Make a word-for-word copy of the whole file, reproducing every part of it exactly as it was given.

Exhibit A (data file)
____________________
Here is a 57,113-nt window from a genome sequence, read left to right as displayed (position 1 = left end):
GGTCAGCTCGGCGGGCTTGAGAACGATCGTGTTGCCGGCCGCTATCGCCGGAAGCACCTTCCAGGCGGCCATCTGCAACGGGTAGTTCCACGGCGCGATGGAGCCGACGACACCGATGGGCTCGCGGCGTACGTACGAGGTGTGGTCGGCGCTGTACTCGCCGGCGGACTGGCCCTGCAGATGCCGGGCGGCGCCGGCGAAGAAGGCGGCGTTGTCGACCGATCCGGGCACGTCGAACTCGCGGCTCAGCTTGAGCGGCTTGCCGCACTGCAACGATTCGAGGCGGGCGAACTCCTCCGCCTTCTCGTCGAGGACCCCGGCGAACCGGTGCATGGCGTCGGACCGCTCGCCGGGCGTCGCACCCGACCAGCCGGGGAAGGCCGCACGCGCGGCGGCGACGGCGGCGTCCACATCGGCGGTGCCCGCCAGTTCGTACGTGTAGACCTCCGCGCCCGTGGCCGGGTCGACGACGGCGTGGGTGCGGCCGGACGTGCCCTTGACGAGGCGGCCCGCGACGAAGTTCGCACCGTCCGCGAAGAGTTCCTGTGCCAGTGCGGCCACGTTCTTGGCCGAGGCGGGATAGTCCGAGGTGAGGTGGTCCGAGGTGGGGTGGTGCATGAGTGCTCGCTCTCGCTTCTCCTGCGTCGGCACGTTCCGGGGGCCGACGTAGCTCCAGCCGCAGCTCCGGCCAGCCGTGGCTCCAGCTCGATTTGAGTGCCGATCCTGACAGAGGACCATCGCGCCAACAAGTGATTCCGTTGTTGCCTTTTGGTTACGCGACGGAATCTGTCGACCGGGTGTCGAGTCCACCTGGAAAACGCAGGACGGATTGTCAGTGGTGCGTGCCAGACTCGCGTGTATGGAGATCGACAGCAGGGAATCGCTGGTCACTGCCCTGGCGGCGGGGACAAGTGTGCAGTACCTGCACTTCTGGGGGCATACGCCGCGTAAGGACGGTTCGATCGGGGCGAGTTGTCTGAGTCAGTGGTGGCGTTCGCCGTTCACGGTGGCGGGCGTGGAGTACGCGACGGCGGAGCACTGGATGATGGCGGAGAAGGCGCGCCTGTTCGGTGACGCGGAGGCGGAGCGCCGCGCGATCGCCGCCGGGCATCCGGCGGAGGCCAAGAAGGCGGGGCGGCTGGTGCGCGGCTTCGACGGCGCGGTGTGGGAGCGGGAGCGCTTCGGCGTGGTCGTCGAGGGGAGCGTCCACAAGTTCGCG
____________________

Here is a 57,113-nt window from a genome sequence, read left to right as displayed (position 1 = left end):
GGTCAGCTCGGCGGGCTTGAGAACGATCGTGTTGCCGGCCGCTATCGCCGGAAGCACCTTCCAGGCGGCCATCTGCAACGGGTAGTTCCACGGCGCGATGGAGCCGACGACACCGATGGGCTCGCGGCGTACGTACGAGGTGTGGTCGGCGCTGTACTCGCCGGCGGACTGGCCCTGCAGATGCCGGGCGGCGCCGGCGAAGAAGGCGGCGTTGTCGACCGATCCGGGCACGTCGAACTCGCGGCTCAGCTTGAGCGGCTTGCCGCACTGCAACGATTCGAGGCGGGCGAACTCCTCCGCCTTCTCGTCGAGGACCCCGGCGAACCGGTGCATGGCGTCGGACCGCTCGCCGGGCGTCGCACCCGACCAGCCGGGGAAGGCCGCACGCGCGGCGGCGACGGCGGCGTCCACATCGGCGGTGCCCGCCAGTTCGTACGTGTAGACCTCCGCGCCCGTGGCCGGGTCGACGACGGCGTGGGTGCGGCCGGACGTGCCCTTGACGAGGCGGCCCGCGACGAAGTTCGCACCGTCCGCGAAGAGTTCCTGTGCCAGTGCGGCCACGTTCTTGGCCGAGGCGGGATAGTCCGAGGTGAGGTGGTCCGAGGTGGGGTGGTGCATGAGTGCTCGCTCTCGCTTCTCCTGCGTCGGCACGTTCCGGGGGCCGACGTAGCTCCAGCCGCAGCTCCGGCCAGCCGTGGCTCCAGCTCGATTTGAGTGCCGATCCTGACAGAGGACCATCGCGCCAACAAGTGATTCCGTTGTTGCCTTTTGGTTACGCGACGGAATCTGTCGACCGGGTGTCGAGTCCACCTGGAAAACGCAGGACGGATTGTCAGTGGTGCGTGCCAGACTCGCGTGTATGGAGATCGACAGCAGGGAATCGCTGGTCACTGCCCTGGCGGCGGGGACAAGTGTGCAGTACCTGCACTTCTGGGGGCATACGCCGCGTAAGGACGGTTCGATCGGGGCGAGTTGTCTGAGTCAGTGGTGGCGTTCGCCGTTCACGGTGGCGGGCGTGGAGTACGCGACGGCGGAGCACTGGATGATGGCGGAGAAGGCGCGCCTGTTCGGTGACGCGGAGGCGGAGCGCCGCGCGATCGCCGCCGGGCATCCGGCGGAGGCCAAGAAGGCGGGGCGGCTGGTGCGCGGCTTCGACGGCGCGGTGTGGGAGCGGGAGCGCTTCGGCGTGGTCGTCGAGGGGAGCGTCCACAAGTTCGCG